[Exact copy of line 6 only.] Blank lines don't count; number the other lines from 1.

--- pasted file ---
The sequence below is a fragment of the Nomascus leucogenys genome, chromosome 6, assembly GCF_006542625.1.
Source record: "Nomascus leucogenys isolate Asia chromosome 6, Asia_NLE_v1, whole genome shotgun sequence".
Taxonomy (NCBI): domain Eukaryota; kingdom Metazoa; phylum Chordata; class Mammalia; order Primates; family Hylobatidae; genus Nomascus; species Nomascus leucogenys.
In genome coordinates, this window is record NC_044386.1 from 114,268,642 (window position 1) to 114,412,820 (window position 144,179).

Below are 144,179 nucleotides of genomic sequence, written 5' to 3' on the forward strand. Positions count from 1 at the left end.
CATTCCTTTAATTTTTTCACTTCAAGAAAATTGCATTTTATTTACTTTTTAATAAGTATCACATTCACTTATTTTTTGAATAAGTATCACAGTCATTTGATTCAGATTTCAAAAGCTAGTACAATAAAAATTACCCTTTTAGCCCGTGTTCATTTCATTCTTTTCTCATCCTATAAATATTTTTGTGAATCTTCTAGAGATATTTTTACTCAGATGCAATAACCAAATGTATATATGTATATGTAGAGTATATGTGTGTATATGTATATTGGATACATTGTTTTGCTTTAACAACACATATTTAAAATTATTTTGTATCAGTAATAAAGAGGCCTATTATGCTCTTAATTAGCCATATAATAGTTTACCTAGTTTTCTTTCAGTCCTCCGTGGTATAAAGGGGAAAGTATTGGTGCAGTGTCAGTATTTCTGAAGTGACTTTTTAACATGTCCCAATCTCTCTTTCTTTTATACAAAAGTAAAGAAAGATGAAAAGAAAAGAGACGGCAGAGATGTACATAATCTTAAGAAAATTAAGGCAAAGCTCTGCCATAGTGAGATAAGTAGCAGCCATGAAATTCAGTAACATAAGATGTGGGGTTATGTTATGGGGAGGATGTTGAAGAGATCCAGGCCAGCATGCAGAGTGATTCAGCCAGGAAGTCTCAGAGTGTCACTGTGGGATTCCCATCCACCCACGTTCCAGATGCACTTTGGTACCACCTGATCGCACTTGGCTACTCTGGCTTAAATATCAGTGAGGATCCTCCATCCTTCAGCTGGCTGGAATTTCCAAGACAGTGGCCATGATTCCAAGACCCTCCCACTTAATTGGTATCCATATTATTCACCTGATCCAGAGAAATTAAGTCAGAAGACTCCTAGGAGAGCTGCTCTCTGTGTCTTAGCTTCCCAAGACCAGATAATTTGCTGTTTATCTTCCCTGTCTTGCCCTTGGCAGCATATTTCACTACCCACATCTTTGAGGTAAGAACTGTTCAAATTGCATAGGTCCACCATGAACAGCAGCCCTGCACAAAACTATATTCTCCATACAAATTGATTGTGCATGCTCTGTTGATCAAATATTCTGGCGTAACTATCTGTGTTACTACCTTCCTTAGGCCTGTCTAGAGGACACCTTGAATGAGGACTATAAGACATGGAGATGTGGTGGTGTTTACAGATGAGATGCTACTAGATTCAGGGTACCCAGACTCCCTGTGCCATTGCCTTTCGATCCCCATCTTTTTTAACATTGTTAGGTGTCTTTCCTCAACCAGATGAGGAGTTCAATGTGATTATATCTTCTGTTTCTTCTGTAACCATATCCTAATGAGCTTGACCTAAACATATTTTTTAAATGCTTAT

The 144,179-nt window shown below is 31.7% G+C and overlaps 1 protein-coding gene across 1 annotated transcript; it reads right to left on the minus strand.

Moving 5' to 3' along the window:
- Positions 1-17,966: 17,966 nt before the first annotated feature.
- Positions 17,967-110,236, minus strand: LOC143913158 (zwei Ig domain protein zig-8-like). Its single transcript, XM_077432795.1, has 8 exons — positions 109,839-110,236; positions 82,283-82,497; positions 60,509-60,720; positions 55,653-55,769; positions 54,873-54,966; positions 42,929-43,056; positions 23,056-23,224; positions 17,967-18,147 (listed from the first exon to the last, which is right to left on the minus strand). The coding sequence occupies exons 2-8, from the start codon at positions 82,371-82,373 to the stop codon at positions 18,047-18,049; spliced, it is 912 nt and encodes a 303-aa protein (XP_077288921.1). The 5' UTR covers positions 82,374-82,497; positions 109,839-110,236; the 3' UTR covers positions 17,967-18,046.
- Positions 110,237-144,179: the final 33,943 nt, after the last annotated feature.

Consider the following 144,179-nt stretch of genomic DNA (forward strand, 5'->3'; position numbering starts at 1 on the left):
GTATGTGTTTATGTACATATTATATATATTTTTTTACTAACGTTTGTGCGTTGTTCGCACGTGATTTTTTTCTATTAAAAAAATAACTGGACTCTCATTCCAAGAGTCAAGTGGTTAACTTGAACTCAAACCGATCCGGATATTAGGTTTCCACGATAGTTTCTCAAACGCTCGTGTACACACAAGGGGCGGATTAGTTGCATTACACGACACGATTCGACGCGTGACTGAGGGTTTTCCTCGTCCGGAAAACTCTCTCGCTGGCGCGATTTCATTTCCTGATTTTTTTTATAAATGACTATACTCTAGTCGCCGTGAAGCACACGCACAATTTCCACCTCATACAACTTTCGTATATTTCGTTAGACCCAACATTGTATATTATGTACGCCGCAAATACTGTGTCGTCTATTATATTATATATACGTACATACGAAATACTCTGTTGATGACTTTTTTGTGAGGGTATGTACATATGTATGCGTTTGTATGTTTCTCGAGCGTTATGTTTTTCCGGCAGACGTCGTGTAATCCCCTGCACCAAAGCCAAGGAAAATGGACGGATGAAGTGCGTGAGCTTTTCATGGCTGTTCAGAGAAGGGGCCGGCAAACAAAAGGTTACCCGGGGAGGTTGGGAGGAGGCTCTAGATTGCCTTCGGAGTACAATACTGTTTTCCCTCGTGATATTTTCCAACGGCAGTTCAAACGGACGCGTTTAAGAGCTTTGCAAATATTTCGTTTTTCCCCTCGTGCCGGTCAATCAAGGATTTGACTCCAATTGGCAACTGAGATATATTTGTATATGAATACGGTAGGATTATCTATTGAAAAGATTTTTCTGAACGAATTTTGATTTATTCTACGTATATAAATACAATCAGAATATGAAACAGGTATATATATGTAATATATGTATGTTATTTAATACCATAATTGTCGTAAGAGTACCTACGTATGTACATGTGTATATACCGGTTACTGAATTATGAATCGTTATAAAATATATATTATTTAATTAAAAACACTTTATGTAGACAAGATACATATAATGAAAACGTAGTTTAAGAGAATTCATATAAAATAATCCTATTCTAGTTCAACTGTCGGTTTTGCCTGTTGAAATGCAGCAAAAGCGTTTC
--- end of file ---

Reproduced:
CATTCCTTTAATTTTTTCACTTCAAGAAAATTGCATTTTATTTACTTTTTAATAAGTATCACATTCACTTATTTTTTGAATAAGTATCACAGTCATTTGATTCAGATTTCAAAAGCTAGTACAATAAAAATTACCCTTTTAGCCCGTGTTCATTTCATTCTTTTCTCATCCTATAAATATTTTTGTGAATCTTCTAGAGATATTTTTACTCAGATGCAATAACCAAATGTATATATGTATATGTAGAGTATATGTGTGTATATGTATATTGGATACATTGTTTTGCTTTAACAACACATATTTAAAATTATTTTGTATCAGTAATAAAGAGGCCTATTATGCTCTTAATTAGCCATATAATAGTTTACCTAGTTTTCTTTCAGTCCTCCGTGGTATAAAGGGGAAAGTATTGGTGCAGTGTCAGTATTTCTGAAGTGACTTTTTAACATGTCCCAATCTCTCTTTCTTTTATACAAAAGTAAAGAAAGATGAAAAGAAAAGAGACGGCAGAGATGTACATAATCTTAAGAAAATTAAGGCAAAGCTCTGCCATAGTGAGATAAGTAGCAGCCATGAAATTCAGTAACATAAGATGTGGGGTTATGTTATGGGGAGGATGTTGAAGAGATCCAGGCCAGCATGCAGAGTGATTCAGCCAGGAAGTCTCAGAGTGTCACTGTGGGATTCCCATCCACCCACGTTCCAGATGCACTTTGGTACCACCTGATCGCACTTGGCTACTCTGGCTTAAATATCAGTGAGGATCCTCCATCCTTCAGCTGGCTGGAATTTCCAAGACAGTGGCCATGATTCCAAGACCCTCCCACTTAATTGGTATCCATATTATTCACCTGATCCAGAGAAATTAAGTCAGAAGACTCCTAGGAGAGCTGCTCTCTGTGTCTTAGCTTCCCAAGACCAGATAATTTGCTGTTTATCTTCCCTGTCTTGCCCTTGGCAGCATATTTCACTACCCACATCTTTGAGGTAAGAACTGTTCAAATTGCATAGGTCCACCATGAACAGCAGCCCTGCACAAAACTATATTCTCCATACAAATTGATTGTGCATGCTCTGTTGATCAAATATTCTGGCGTAACTATCTGTGTTACTACCTTCCTTAGGCCTGTCTAGAGGACACCTTGAATGAGGACTATAAGACATGGAGATGTGGTGGTGTTTACAGATGAGATGCTACTAGATTCAGGGTACCCAGACTCCCTGTGCCATTGCCTTTCGATCCCCATCTTTTTTAACATTGTTAGGTGTCTTTCCTCAACCAGATGAGGAGTTCAATGTGATTATATCTTCTGTTTCTTCTGTAACCATATCCTAATGAGCTTGACCTAAACATATTTTTTAAATGCTTAT